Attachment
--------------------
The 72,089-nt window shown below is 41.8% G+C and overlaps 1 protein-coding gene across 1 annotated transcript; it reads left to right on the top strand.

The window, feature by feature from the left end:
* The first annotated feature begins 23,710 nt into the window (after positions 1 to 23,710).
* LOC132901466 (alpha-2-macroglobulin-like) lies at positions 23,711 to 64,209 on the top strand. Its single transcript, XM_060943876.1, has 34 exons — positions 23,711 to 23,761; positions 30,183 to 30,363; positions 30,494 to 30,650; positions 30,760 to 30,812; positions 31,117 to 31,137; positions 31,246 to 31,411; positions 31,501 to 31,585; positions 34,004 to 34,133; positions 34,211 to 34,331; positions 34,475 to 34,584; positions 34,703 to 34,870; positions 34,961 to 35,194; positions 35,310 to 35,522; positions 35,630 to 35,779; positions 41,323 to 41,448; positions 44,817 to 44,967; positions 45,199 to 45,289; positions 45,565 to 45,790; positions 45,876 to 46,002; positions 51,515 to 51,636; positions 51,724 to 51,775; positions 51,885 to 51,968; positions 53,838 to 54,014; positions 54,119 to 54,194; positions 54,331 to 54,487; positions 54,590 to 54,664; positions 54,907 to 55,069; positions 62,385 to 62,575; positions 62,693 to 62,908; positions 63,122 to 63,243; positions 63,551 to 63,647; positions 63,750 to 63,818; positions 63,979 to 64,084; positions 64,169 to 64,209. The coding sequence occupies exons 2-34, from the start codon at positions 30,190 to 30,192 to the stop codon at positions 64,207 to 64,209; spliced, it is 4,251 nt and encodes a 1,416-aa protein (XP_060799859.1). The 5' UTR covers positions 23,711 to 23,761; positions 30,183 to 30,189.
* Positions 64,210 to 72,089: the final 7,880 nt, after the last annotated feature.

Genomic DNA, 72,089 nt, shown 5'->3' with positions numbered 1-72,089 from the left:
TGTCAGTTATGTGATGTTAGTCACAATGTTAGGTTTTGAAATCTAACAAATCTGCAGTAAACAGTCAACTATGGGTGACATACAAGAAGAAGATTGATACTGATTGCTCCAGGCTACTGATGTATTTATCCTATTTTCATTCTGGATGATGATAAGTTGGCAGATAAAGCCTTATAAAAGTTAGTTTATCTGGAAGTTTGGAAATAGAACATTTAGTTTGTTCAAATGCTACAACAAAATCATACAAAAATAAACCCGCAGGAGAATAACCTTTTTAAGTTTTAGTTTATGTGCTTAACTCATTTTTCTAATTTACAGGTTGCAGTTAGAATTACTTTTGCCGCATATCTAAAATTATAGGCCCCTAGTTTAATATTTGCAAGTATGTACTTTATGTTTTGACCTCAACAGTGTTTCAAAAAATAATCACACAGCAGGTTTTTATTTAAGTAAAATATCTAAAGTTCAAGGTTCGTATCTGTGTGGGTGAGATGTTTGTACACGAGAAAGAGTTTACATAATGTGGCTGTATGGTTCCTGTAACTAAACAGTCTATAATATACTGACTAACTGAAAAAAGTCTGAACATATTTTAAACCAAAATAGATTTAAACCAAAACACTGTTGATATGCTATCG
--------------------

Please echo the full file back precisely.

The 72,089-nt window shown below is 41.8% G+C and overlaps 1 protein-coding gene across 1 annotated transcript; it reads left to right on the top strand.

The window, feature by feature from the left end:
* The first annotated feature begins 23,710 nt into the window (after positions 1 to 23,710).
* LOC132901466 (alpha-2-macroglobulin-like) lies at positions 23,711 to 64,209 on the top strand. Its single transcript, XM_060943876.1, has 34 exons — positions 23,711 to 23,761; positions 30,183 to 30,363; positions 30,494 to 30,650; positions 30,760 to 30,812; positions 31,117 to 31,137; positions 31,246 to 31,411; positions 31,501 to 31,585; positions 34,004 to 34,133; positions 34,211 to 34,331; positions 34,475 to 34,584; positions 34,703 to 34,870; positions 34,961 to 35,194; positions 35,310 to 35,522; positions 35,630 to 35,779; positions 41,323 to 41,448; positions 44,817 to 44,967; positions 45,199 to 45,289; positions 45,565 to 45,790; positions 45,876 to 46,002; positions 51,515 to 51,636; positions 51,724 to 51,775; positions 51,885 to 51,968; positions 53,838 to 54,014; positions 54,119 to 54,194; positions 54,331 to 54,487; positions 54,590 to 54,664; positions 54,907 to 55,069; positions 62,385 to 62,575; positions 62,693 to 62,908; positions 63,122 to 63,243; positions 63,551 to 63,647; positions 63,750 to 63,818; positions 63,979 to 64,084; positions 64,169 to 64,209. The coding sequence occupies exons 2-34, from the start codon at positions 30,190 to 30,192 to the stop codon at positions 64,207 to 64,209; spliced, it is 4,251 nt and encodes a 1,416-aa protein (XP_060799859.1). The 5' UTR covers positions 23,711 to 23,761; positions 30,183 to 30,189.
* Positions 64,210 to 72,089: the final 7,880 nt, after the last annotated feature.

Genomic DNA, 72,089 nt, shown 5'->3' with positions numbered 1-72,089 from the left:
TGTCAGTTATGTGATGTTAGTCACAATGTTAGGTTTTGAAATCTAACAAATCTGCAGTAAACAGTCAACTATGGGTGACATACAAGAAGAAGATTGATACTGATTGCTCCAGGCTACTGATGTATTTATCCTATTTTCATTCTGGATGATGATAAGTTGGCAGATAAAGCCTTATAAAAGTTAGTTTATCTGGAAGTTTGGAAATAGAACATTTAGTTTGTTCAAATGCTACAACAAAATCATACAAAAATAAACCCGCAGGAGAATAACCTTTTTAAGTTTTAGTTTATGTGCTTAACTCATTTTTCTAATTTACAGGTTGCAGTTAGAATTACTTTTGCCGCATATCTAAAATTATAGGCCCCTAGTTTAATATTTGCAAGTATGTACTTTATGTTTTGACCTCAACAGTGTTTCAAAAAATAATCACACAGCAGGTTTTTATTTAAGTAAAATATCTAAAGTTCAAGGTTCGTATCTGTGTGGGTGAGATGTTTGTACACGAGAAAGAGTTTACATAATGTGGCTGTATGGTTCCTGTAACTAAACAGTCTATAATATACTGACTAACTGAAAAAAGTCTGAACATATTTTAAACCAAAATAGATTTAAACCAAAACACTGTTGATATGCTATCG